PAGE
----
• Coincidencias y disidencias en la historia literaria dominicana: vision de Max Henriquez Urena y de Joaquin Balaguer

    Author:
    Mildred Van Zwaren
    Year of Dissertation:
    2009
    Program:
    Hispanic & Luso Brazilian Literatures & Languages
    Advisor:
    Raquel Chang-Rodriguez
    Abstract:

    Este trabajo expone aspectos pertinentes al origen y desarrollo de la literatura dominicana. El enfoque se inicia con el arribo del idioma castellano a Quisqueya y se expande hasta las primeras primeras decadas del siglo XX.

  • Estandarización lingüística y construcción nacional: La norma española y la norma americana (1823-1857)

    Author:
    Laura Villa
    Year of Dissertation:
    2010
    Program:
    Hispanic & Luso Brazilian Literatures & Languages
    Advisor:
    José Del Valle
    Abstract:

    This dissertation analyzes five salient moments in the history of the standardization of the Spanish language that took place in the central decades of the nineteenth century: first, the reformed spelling system proposed in London by Andrés Bello and Juan García del Río in 1823 in order to promote Latin American literacy; second, the simultaneous officialization in 1844 of two different orthographic norms in Chile and Spain, both of them surrounded by intense ideological debates, the former led by Domingo Faustino Sarmiento, the latter by a teachers' association established in Madrid; third, the publication in 1847 of Bello's grammar, which specifically targeted a Spanish American public; and finally, the official recognition of the Royal Spanish Academy's grammar in 1854 and its subsequent imposition in Spain's school system in 1857. Linguistic Historiography has traditionally described standardization policies and their implementation in the nineteenth century as undisputed and ideologically neutral. In contrast, this study will unveil the complexity of the process and its deep political roots and ramifications. The standardization processes studied were embedded in broader nation-building projects and used the developing public school systems as mechanisms of promotion of a standard language and national consensus. Reading those five landmarks in the history of Spanish standardization against the socio-political context of the mid-nineteenth century nation-building project shows that taking into account the political prominence of Spanish-speaking intellectuals is crucial to understanding how the standard norms and the language authorities are formed. The focus will be on the role played by Latin American intellectuals in the development of an American Spanish norm as well as on the significant participation of members of the Royal Spanish Academy in the establishment of Spain's official variety in the 1840's and 1850's. Finally, I will analyze the connections between the Peninsular and the Latin American development of a standard language and national identities. The dialogue established between the standardization processes on both sides of the Atlantic contributes to a better understanding of past and present debates over Spanish language policies and the status of the Royal Spanish Academy in the Spanish-speaking world.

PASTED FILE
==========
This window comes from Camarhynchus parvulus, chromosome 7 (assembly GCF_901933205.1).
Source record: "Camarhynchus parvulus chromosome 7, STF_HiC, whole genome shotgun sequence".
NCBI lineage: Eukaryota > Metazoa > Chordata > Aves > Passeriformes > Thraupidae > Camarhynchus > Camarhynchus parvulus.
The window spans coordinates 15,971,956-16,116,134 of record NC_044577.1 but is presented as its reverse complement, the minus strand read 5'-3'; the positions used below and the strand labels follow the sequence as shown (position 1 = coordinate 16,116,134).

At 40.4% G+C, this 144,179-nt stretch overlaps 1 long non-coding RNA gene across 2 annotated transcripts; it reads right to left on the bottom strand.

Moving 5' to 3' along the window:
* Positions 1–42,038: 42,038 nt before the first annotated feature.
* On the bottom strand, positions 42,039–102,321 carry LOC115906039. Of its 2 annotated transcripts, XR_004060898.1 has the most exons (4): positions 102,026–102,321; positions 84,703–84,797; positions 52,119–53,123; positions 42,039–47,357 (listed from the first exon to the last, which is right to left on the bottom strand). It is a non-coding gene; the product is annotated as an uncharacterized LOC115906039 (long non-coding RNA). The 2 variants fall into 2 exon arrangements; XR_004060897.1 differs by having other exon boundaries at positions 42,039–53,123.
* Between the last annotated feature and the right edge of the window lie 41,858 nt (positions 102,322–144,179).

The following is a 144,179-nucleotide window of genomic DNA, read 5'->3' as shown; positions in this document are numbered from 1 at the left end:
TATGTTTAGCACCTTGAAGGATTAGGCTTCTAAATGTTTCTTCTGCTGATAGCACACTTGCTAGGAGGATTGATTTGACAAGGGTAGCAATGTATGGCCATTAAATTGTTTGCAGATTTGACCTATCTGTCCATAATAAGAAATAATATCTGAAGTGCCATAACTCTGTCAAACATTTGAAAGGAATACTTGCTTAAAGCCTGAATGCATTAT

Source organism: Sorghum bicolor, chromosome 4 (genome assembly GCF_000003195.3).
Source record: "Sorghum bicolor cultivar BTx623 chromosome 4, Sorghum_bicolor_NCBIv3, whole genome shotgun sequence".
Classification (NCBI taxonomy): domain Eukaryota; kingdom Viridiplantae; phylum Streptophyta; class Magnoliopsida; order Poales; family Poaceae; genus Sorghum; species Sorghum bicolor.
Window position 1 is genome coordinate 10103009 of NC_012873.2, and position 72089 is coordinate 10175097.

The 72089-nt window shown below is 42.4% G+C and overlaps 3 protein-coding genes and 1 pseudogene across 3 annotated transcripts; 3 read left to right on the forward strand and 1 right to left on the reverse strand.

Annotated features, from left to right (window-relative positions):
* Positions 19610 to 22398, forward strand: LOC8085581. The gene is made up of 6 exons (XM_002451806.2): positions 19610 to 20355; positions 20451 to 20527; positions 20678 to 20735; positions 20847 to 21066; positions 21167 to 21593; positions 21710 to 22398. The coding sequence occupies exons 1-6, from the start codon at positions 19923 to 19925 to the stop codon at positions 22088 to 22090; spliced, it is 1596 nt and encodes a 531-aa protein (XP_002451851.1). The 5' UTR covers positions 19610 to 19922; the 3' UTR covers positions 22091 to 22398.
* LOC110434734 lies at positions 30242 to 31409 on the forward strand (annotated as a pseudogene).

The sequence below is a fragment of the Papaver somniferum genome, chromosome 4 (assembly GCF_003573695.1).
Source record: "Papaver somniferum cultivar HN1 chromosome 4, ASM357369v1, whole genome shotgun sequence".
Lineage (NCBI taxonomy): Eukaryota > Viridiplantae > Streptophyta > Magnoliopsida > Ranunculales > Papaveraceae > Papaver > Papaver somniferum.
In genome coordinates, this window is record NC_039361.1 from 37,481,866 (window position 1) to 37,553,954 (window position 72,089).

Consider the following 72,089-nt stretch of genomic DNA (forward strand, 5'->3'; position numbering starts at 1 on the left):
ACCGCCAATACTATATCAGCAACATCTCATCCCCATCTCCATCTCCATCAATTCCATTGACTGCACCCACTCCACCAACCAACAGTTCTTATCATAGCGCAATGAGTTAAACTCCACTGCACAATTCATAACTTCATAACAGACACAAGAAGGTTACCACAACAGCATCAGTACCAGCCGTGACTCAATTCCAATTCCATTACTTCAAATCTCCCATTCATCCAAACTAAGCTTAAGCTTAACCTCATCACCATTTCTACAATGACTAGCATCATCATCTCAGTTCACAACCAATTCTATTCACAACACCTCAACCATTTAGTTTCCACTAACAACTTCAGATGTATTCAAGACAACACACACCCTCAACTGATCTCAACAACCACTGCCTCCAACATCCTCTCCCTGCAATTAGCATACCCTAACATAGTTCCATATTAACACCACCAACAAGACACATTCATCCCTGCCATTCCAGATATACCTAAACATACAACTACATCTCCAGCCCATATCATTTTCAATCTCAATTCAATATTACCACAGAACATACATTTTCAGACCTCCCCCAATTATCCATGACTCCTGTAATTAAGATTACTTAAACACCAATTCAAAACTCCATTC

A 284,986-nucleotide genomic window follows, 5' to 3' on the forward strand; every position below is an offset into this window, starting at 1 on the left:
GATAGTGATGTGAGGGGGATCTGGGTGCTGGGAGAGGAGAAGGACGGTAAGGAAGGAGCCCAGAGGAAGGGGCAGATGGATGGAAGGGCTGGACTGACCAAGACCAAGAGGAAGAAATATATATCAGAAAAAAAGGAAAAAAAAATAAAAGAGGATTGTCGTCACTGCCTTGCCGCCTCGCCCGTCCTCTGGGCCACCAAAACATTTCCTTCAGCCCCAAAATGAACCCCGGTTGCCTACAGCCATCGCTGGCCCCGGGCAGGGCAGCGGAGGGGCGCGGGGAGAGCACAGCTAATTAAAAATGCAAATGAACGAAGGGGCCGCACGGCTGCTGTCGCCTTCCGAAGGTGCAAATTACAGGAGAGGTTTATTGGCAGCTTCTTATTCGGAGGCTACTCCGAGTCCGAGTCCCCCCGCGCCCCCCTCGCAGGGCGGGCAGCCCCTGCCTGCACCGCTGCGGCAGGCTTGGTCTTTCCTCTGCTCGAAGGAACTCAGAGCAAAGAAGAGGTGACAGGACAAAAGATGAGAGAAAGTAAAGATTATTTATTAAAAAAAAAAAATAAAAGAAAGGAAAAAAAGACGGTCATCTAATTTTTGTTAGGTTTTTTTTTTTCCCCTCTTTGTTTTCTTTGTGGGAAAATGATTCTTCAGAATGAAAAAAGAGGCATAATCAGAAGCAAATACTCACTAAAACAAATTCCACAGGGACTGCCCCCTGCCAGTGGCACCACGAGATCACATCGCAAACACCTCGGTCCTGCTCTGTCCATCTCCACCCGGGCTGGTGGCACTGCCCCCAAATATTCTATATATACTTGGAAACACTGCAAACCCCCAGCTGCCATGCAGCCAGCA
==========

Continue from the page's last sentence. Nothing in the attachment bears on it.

• La gauche divine. Políticas de la cultura en el tardofranquismo

    Author:
    Luis Villamía-Vidal
    Year of Dissertation:
    2013
    Program:
    Hispanic & Luso Brazilian Literatures & Languages
    Advisor:
    Oscar Montero
    Abstract: